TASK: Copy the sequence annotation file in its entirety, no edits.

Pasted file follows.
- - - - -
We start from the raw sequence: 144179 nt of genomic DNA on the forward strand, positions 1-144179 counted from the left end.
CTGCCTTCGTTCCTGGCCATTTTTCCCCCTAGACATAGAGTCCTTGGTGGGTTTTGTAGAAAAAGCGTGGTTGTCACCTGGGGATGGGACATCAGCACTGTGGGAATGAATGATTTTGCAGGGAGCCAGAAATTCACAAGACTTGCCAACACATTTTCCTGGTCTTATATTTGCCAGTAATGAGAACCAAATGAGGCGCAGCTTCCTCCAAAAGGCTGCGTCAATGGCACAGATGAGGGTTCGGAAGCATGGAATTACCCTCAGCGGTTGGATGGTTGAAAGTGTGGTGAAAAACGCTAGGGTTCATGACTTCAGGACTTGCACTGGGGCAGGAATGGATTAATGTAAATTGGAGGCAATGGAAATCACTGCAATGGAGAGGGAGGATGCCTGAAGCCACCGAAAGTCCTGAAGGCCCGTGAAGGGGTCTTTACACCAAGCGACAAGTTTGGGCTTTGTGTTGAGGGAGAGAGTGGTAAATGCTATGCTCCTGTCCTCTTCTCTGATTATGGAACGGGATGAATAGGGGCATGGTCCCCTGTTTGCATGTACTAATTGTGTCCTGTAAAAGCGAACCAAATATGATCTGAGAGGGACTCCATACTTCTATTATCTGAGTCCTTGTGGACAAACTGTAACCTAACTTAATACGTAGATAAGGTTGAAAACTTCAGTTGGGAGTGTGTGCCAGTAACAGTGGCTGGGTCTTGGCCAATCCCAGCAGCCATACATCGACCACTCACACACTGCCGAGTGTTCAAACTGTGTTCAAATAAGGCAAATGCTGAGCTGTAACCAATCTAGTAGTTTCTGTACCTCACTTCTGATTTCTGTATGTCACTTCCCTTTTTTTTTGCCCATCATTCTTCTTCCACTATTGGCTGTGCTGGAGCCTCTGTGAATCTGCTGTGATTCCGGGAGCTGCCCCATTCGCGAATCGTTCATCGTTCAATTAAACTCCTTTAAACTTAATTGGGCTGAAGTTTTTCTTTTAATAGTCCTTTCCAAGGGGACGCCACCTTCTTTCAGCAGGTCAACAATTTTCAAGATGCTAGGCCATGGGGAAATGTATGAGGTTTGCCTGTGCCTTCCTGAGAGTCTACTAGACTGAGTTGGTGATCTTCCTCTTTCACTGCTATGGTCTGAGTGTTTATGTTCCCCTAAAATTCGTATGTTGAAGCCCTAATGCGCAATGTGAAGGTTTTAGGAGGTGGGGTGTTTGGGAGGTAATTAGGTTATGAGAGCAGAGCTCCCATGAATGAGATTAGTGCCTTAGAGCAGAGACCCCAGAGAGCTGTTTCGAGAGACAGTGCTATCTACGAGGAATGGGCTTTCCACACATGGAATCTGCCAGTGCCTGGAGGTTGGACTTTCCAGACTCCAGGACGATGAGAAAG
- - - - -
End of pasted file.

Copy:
We start from the raw sequence: 144179 nt of genomic DNA on the forward strand, positions 1-144179 counted from the left end.
CTGCCTTCGTTCCTGGCCATTTTTCCCCCTAGACATAGAGTCCTTGGTGGGTTTTGTAGAAAAAGCGTGGTTGTCACCTGGGGATGGGACATCAGCACTGTGGGAATGAATGATTTTGCAGGGAGCCAGAAATTCACAAGACTTGCCAACACATTTTCCTGGTCTTATATTTGCCAGTAATGAGAACCAAATGAGGCGCAGCTTCCTCCAAAAGGCTGCGTCAATGGCACAGATGAGGGTTCGGAAGCATGGAATTACCCTCAGCGGTTGGATGGTTGAAAGTGTGGTGAAAAACGCTAGGGTTCATGACTTCAGGACTTGCACTGGGGCAGGAATGGATTAATGTAAATTGGAGGCAATGGAAATCACTGCAATGGAGAGGGAGGATGCCTGAAGCCACCGAAAGTCCTGAAGGCCCGTGAAGGGGTCTTTACACCAAGCGACAAGTTTGGGCTTTGTGTTGAGGGAGAGAGTGGTAAATGCTATGCTCCTGTCCTCTTCTCTGATTATGGAACGGGATGAATAGGGGCATGGTCCCCTGTTTGCATGTACTAATTGTGTCCTGTAAAAGCGAACCAAATATGATCTGAGAGGGACTCCATACTTCTATTATCTGAGTCCTTGTGGACAAACTGTAACCTAACTTAATACGTAGATAAGGTTGAAAACTTCAGTTGGGAGTGTGTGCCAGTAACAGTGGCTGGGTCTTGGCCAATCCCAGCAGCCATACATCGACCACTCACACACTGCCGAGTGTTCAAACTGTGTTCAAATAAGGCAAATGCTGAGCTGTAACCAATCTAGTAGTTTCTGTACCTCACTTCTGATTTCTGTATGTCACTTCCCTTTTTTTTTGCCCATCATTCTTCTTCCACTATTGGCTGTGCTGGAGCCTCTGTGAATCTGCTGTGATTCCGGGAGCTGCCCCATTCGCGAATCGTTCATCGTTCAATTAAACTCCTTTAAACTTAATTGGGCTGAAGTTTTTCTTTTAATAGTCCTTTCCAAGGGGACGCCACCTTCTTTCAGCAGGTCAACAATTTTCAAGATGCTAGGCCATGGGGAAATGTATGAGGTTTGCCTGTGCCTTCCTGAGAGTCTACTAGACTGAGTTGGTGATCTTCCTCTTTCACTGCTATGGTCTGAGTGTTTATGTTCCCCTAAAATTCGTATGTTGAAGCCCTAATGCGCAATGTGAAGGTTTTAGGAGGTGGGGTGTTTGGGAGGTAATTAGGTTATGAGAGCAGAGCTCCCATGAATGAGATTAGTGCCTTAGAGCAGAGACCCCAGAGAGCTGTTTCGAGAGACAGTGCTATCTACGAGGAATGGGCTTTCCACACATGGAATCTGCCAGTGCCTGGAGGTTGGACTTTCCAGACTCCAGGACGATGAGAAAG